Also, From the 'article'

It seems to me that Apple and Google are making self-centered bad decisions here that won't play well with the American public. Clearly, Apple and Google should re-think these myopic and selfish policies

WTF? Maybe this journalist should re-think his self-centered trite opinion fluff pieces. Oh wait, it's NetworkWorld. Not much chance of that happening I guess.

Re:Access to what? (4, Insightful)

UnknowingFool (672806) | more than 3 years ago | (#34525376)

One person I spoke with from DOD said that Apple flat out refused to play ball, telling DOD to "talk to our integrators and carriers."

I don't have any more details than the author but he seems to be making assumptions based on conversations that he wasn't involved with. Maybe the simple fact of the matter is that Apple doesn't have any security APIs that would meet the DoD standards. Frankly Apple has designed their phone for the consumer space; Blackberries are more designed for security. Also it may be that Apple simply doesn't want to share any source code with the government. If they did, someone here on slashdot would espouse some conspiracy theory that Apple was helping the federal government track and mind-control you through your iPhone.

As for Android, it is open source so the DoD can make their own modifications like the NSA did with SELinux.

Dont Be Fooled (0)

Anonymous Coward | more than 3 years ago | (#34523856)

Look, it's all fine and dandy. iPhone is great, android is great. It's all setup by microsoft. While they sit back and watch apple and google run into the wildy arrogant ways of thier past, they're quitely selling tons of software to enterprises AND home users. When apple and google get the DOJ hammer, it'll even out the market share ofmobile, therefore, provide an enormous boost to microsoft and probably palm too. Look at this way, Balmer is Dooku and google is clone army.

Re:Dont Be Fooled (1)

ScrewMaster (602015) | more than 3 years ago | (#34523874)

Look at this way, Balmer is Dooku and google is clone army.

Yes, but Count Dooku got his hands chopped off and died.

I don't think this is the full picture... (5, Interesting)

EnglishTim (9662) | more than 3 years ago | (#34523880)

Shenanigans! There's got to be more to it than this.

The entire source for Android is available; what could Google be holding back? It's not as if they manufacture the phones.

What are these 'Security APIs'? It doesn't make any sense.

I think it's more likely that the DoD asked for some of Google / Apple's signing keys and the companies rightly refused.

Patriotism? (5, Insightful)

SuperSlacker64 (1918650) | more than 3 years ago | (#34523886)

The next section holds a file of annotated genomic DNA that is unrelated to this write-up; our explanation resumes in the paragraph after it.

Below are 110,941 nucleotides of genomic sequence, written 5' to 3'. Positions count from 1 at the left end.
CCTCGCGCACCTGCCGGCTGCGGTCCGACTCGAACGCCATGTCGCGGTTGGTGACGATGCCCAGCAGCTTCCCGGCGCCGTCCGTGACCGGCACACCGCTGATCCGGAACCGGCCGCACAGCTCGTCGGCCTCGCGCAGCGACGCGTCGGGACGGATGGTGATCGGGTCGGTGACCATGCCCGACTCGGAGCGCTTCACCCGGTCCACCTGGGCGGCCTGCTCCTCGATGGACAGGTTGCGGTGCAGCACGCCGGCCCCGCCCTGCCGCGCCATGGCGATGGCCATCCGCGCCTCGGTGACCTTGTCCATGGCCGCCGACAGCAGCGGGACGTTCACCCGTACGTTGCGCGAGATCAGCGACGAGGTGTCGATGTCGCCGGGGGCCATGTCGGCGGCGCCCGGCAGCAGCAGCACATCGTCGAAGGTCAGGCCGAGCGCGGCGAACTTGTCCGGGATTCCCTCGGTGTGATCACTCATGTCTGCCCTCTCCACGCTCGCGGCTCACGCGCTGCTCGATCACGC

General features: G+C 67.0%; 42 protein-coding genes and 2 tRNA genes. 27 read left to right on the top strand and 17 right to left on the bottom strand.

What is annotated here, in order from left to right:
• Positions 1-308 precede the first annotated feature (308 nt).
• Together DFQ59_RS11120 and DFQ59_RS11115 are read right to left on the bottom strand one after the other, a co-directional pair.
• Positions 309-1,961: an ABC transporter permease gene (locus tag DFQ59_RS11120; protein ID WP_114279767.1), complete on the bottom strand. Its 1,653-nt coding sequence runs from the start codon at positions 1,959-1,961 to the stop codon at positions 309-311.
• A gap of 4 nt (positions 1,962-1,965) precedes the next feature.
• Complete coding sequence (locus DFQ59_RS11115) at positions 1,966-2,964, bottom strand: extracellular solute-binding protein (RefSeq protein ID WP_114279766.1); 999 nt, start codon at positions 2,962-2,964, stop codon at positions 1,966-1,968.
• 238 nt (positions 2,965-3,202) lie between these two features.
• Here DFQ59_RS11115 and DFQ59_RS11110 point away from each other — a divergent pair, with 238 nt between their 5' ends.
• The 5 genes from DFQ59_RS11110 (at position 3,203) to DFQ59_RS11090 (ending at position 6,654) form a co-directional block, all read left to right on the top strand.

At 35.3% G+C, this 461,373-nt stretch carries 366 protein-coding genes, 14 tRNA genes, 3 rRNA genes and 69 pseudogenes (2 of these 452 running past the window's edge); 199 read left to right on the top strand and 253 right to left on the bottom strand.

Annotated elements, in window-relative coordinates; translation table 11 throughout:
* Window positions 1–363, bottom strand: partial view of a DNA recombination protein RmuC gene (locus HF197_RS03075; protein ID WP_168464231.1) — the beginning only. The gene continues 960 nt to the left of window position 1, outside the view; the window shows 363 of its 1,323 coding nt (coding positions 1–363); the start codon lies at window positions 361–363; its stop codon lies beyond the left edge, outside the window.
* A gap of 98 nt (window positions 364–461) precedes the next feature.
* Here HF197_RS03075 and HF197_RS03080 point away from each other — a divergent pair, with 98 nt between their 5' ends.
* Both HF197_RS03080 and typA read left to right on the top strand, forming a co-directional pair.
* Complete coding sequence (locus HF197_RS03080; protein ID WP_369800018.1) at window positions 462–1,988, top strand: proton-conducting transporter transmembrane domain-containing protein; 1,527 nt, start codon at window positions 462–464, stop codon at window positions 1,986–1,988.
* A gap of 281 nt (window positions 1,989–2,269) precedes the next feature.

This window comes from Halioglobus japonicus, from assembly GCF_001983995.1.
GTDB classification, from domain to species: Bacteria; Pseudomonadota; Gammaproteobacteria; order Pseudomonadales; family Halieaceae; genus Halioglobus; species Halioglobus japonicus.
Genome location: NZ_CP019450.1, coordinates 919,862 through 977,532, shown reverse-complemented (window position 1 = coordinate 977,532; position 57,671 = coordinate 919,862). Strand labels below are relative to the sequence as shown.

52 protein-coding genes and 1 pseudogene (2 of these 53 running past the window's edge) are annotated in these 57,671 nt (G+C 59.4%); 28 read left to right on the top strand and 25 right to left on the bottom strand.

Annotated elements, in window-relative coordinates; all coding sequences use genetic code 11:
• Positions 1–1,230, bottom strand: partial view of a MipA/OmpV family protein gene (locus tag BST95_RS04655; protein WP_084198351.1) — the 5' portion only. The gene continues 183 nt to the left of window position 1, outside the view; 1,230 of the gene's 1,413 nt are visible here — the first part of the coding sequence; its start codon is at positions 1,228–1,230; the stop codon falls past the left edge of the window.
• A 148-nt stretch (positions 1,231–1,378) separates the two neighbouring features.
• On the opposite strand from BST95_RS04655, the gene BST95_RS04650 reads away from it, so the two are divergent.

According to the article, practically the only reason given as for why Google and Apple should give access to these APIs is to be patriotic. But as a few other people have pointed out, Google and Apple, though based in the US, are no longer solely US companies. What would this article's opinion have been had Russia or China or some other countries equivalent Department of Defense had asked for access to these APIs I wonder?

Apple, Google Diss the DoD (0)

multipartmixed (163409) | more than 3 years ago | (#34523924)

Dissing the DoD - or, as the article says, "thumbing their noses at" the DoD is not a wise move.

The Denizens of Doom are a group of hacker-biker crossbreeds. A true Ubermensch, if you will. Piss them off sufficiently, and they will kick your digital ass!

security, the ultimate pretext (3, Interesting)

bzipitidoo (647217) | more than 3 years ago | (#34523988)

The military's security evaluations are heavily biased. Any technology the military does not want to use can be declared insecure, whether or not it is, and vice versa. One can always find a reason something is not secure.

For example, they wanted to use Windows, and not any flavor of UNIX. The fact that Windows is produced by an American company was trotted out as a reason it was more secure. Code written by foreigners might have back doors, etc. Also, open source software development was shot down as fundamentally less secure than proprietary ways. Anyone might slip malware into open source. So, no Linux or FreeBSD. But then, why not a proprietary UNIX? They also prefer dealing with big companies, which informally disqualifies many UNIX vendors. They just have to come up with good sounding excuses, and security ones are great.

For the other side of the issue, they'll lean on their evaluators to rubber stamp tech that they like. Often it seems that what they really want out of their evaluators is creative reasoning that gives them the cover they need to use what they want, not impartial evaluations. Or they'll bypass them. They can get approval on an interim basis when there is nothing secure enough, and they have to have something. They're accustomed to Windows, and they like it, so they found ways to get it on board.

However, they can't do absolutely anything. Often there are ways that though extremely inconvenient, do increase apparent security, and which cannot be worked around. A big one is the "air gap". Need a separate computer for each network, to prevent information leakage across the boundaries.